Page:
Memories of massacres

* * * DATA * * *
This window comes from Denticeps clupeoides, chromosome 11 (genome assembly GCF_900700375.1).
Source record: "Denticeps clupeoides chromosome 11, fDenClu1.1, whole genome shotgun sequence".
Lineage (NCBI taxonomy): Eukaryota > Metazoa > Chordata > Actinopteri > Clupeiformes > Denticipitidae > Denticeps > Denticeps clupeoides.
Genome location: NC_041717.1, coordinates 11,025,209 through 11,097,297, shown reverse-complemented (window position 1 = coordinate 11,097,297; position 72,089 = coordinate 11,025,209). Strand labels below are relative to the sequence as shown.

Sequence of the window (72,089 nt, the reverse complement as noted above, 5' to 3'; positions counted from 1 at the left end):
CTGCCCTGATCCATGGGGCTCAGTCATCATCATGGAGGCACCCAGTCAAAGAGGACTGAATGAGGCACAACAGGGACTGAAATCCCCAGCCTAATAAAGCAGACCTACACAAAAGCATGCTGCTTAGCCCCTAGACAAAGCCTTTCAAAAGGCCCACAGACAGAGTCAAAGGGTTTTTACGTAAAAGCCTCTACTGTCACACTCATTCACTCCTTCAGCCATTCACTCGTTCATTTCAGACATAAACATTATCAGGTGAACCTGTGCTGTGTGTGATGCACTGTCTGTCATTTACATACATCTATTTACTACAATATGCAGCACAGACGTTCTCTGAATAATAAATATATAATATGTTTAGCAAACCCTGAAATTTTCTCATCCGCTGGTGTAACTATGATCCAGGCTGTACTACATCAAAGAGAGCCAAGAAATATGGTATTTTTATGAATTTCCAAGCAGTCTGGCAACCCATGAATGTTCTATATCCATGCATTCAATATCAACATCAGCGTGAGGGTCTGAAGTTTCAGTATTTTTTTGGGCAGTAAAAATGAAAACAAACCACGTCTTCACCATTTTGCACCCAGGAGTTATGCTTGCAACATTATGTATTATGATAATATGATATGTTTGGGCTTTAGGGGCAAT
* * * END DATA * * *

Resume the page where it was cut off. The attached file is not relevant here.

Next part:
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Within contemporary Chinese society, the Nanjing Massacre has become a preeminent symbol of Chinese nationalist pride. This recently acquired political significance, however, is not a reflection of the natural, coherent development of national memories of the 1937 Massacre. Conversely, the development of a national narrative of the Nanjing Massacre is an expression of a contentious interplay between continually evolving social and political currents within Chinese society. During the twentieth century, the Chinese nation-state experienced the dislocations associated with its transition from a dynastic political system to a socialist society led by an oppressive communist regime. Within this context of evolving national political identity, the Nanjing Massacre became an important political tool with which both Chinese government elites and citizens derived nationalist identity. Through an analysis of the evolution of national memories of the Nanjing Massacre from 1937-1997, one discerns a highly complex interplay between social, intellectual, and political actors in the development of a nationally-shared understanding of the Massacre’s implications for Chinese nationalist identity. Chinese leaders, from Chiang Kai-shek to Hu Jintao, utilized muddled public understandings of the Massacre’s events to manipulate national memories of Chinese victimhood in ways that legitimized their right to political power. Similarly, Chinese citizens, whose diverse experiences and memories of the Massacre—ranging from collaboration with the Japanese occupational government, to victimization, to ignorance of the event’s occurrence—also used the Massacre as a historical tool with which to derive Chinese nationalist identity in an era in which the Chinese sociopolitical and economic character was continually changing. This analysis thus sheds light upon the significant influence of sociopolitical trends and nationalist identity in framing contemporary understandings of the Nanjing Massacre within China.